- Jupiter: Google’s networking infrastructure that powers all its internal distributed computing and storage systems. The datacenter network is powerful enough to “read the entire scanned contents of the Library of Congress in less than 1/10th of a second.”
- Borg: Google’s large-scale cluster management system that is capable of running thousands of queries from several different applications simultaneously in a distributed manner across many virtual clusters.
BigQuery also supports semi-structured and unstructured data formats such as CSV, JSON, Datastore backups, AVRO, and Parquet.
Both cloud data warehouses have different pricing models. Snowflake calculates pricing based on your execution time, while BigQuery calculates pricing based on the virtual CPU slots that were consumed.
Snowflake calculates compute resource credits on a per-hour basis
Snowflake offers both on-demand and pre-paid compute resources. On-demand compute resources are priced between $2.50 and $5 per credit, based on your Snowflake plan. Pre-paid compute resource prices are dynamically determined as and when an order is placed.
Snowflake automatically allocates compute resources and power based on the virtual warehouse size that a user selects. The virtual warehouses come in a range of different sizes:
- XS-sized virtual warehouses that use 1 credit per hour
- S-sized virtual warehouses that use 2 credits per hour
- M-sized virtual warehouses that use 4 credits per hour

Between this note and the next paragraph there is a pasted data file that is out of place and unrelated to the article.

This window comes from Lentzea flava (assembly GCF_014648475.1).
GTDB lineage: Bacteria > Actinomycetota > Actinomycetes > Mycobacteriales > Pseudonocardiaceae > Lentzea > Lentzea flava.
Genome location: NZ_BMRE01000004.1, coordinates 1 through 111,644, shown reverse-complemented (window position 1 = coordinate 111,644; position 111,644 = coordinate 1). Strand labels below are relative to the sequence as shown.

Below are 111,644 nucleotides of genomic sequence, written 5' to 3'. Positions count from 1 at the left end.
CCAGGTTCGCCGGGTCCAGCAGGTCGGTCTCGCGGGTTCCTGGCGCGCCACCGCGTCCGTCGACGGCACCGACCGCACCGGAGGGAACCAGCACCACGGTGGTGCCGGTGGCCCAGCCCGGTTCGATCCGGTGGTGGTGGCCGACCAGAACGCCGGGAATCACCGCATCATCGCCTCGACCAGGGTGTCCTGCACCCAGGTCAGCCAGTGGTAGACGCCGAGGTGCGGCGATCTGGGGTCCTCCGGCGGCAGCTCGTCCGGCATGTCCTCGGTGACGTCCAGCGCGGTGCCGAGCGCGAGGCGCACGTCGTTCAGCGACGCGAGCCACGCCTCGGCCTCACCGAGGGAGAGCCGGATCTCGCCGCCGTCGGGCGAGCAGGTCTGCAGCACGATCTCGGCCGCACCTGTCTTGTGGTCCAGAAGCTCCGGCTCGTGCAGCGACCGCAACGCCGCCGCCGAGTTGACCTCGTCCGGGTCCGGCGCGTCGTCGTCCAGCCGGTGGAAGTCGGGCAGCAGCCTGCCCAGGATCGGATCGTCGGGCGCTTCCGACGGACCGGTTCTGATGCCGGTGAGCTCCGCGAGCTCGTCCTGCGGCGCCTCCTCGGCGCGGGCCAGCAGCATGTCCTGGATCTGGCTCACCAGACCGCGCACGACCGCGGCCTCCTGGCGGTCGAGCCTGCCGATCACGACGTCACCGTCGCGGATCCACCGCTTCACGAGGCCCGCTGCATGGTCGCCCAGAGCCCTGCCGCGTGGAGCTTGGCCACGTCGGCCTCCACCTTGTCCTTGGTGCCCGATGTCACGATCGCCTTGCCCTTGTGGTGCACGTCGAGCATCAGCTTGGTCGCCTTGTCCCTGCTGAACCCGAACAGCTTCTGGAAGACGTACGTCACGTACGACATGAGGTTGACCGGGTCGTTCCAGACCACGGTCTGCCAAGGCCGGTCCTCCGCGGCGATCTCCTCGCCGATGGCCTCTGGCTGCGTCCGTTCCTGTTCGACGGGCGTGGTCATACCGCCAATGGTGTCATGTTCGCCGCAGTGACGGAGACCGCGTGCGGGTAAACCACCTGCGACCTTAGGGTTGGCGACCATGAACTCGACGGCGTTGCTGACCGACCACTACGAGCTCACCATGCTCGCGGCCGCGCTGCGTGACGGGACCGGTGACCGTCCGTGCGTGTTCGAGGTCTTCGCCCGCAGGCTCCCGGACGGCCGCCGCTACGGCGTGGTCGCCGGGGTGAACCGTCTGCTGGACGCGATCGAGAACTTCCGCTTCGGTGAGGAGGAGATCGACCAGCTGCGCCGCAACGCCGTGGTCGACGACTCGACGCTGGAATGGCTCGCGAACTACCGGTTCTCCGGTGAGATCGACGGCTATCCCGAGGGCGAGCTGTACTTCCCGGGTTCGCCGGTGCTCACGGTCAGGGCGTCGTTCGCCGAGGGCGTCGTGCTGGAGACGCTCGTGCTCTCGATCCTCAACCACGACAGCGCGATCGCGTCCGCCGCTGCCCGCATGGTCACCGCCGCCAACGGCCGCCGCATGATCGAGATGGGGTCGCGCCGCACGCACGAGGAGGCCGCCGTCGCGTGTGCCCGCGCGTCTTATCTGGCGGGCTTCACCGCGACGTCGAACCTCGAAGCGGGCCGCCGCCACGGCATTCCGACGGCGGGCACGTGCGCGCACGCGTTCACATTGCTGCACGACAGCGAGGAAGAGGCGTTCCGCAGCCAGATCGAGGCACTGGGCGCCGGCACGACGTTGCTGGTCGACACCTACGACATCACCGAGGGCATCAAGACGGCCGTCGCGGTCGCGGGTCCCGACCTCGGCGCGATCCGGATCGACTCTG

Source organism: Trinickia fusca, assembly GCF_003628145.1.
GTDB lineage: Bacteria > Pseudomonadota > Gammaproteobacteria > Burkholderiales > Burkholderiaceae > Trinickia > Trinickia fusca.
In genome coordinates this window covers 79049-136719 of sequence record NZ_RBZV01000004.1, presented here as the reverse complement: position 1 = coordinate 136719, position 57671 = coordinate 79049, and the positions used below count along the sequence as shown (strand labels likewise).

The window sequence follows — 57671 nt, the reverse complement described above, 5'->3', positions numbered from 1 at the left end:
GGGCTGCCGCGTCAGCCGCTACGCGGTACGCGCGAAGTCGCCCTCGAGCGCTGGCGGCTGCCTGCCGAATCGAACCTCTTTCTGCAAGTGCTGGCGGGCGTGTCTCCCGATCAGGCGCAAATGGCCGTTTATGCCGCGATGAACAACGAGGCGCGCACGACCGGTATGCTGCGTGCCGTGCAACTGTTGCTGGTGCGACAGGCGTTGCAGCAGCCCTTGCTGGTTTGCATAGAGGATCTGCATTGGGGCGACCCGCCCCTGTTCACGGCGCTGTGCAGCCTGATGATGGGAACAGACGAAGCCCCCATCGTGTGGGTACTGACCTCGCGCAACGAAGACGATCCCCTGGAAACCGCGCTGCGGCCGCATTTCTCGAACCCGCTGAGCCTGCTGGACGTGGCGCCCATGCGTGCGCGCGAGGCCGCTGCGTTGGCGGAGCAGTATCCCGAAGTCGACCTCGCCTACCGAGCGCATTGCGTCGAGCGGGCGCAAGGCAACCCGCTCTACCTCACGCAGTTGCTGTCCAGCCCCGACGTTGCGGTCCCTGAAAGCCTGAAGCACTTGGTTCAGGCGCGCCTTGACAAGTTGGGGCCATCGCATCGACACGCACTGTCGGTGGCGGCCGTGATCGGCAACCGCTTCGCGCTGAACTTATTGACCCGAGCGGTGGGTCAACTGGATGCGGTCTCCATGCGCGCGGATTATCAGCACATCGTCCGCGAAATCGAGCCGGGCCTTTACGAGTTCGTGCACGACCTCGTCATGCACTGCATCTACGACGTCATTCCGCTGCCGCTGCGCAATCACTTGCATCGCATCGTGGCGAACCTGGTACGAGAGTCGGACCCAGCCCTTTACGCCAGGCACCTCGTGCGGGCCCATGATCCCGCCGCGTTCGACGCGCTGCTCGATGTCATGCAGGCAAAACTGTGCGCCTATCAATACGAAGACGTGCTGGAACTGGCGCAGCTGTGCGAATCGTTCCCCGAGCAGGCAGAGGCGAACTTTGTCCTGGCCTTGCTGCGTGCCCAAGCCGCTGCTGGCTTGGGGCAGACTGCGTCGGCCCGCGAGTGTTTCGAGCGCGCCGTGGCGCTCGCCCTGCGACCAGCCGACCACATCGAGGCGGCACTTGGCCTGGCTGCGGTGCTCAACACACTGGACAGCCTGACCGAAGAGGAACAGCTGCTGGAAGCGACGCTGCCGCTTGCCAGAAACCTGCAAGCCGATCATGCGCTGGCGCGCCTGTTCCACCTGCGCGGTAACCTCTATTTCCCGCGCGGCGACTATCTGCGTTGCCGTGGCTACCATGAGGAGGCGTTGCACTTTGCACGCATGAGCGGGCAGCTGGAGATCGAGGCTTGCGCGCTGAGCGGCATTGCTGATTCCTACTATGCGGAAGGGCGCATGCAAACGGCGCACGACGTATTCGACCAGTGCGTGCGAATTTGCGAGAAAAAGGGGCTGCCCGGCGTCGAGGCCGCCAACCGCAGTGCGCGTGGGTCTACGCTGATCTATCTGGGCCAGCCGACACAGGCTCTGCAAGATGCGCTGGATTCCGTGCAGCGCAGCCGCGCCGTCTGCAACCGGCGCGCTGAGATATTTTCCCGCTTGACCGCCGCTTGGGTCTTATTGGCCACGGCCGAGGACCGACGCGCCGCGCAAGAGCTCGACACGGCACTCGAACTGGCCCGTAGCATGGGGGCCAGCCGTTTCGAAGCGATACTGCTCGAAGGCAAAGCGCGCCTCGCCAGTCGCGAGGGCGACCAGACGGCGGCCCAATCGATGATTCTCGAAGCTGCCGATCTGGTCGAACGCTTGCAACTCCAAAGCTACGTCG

- L-sized virtual warehouses that use 8 credits per hour
- XL-sized virtual warehouses that use 16 credits per hour
- XXL-sized virtual warehouses that use 32 credits per hour
Because Snowflake’s on-demand pricing model is calculated on an hourly basis, it allows users to scale compute power and size as needed without over-provisioning resources. This pricing model suits teams that need to process complex and resource-intensive workloads over short periods of time.
In addition to compute resources, Snowflake charges you for storage separately. On-demand storage is priced between $35 and $46 per TB based on your location, while pre-paid storage comes cheaper at $23 to $25 per TB of storage.
For more accurate and up-to-date pricing information, visit Snowflake’s detailed pricing guide.
BigQuery’s pricing is based on the data scanned and virtual CPU units used
BigQuery also offers both on-demand and flat-rate compute pricing options. On-demand compute resources are priced at $5 per TB of data that gets scanned from user queries. This on-demand pricing includes the power of up to 2,000 BigQuery virtual CPUs.
However, users with more large and stable workloads can also opt to reserve a fixed number of BigQuery slots (virtual CPU units), on a monthly basis, for a flat rate. Flat-rate pricing begins at $2,000 a month for 100 slots. But irrespective of usage, users will get charged this flat fee as long as the plan is active.
BigQuery Reservations are more useful for data teams that need to consistently process large workloads that scan many hundreds of terabytes of data. Only at this scale does the flat-rate pricing outweigh the flexibility and compute power of the on-demand plan.
For example, a user that chooses to avail 100 BigQuery slots at a flat rate will have significantly lower compute power to process complex queries. That’s because the flat rate plan will allow only a maximum of 100 virtual CPUs, while the on-demand plan comes loaded with the power of 2,000 CPUs.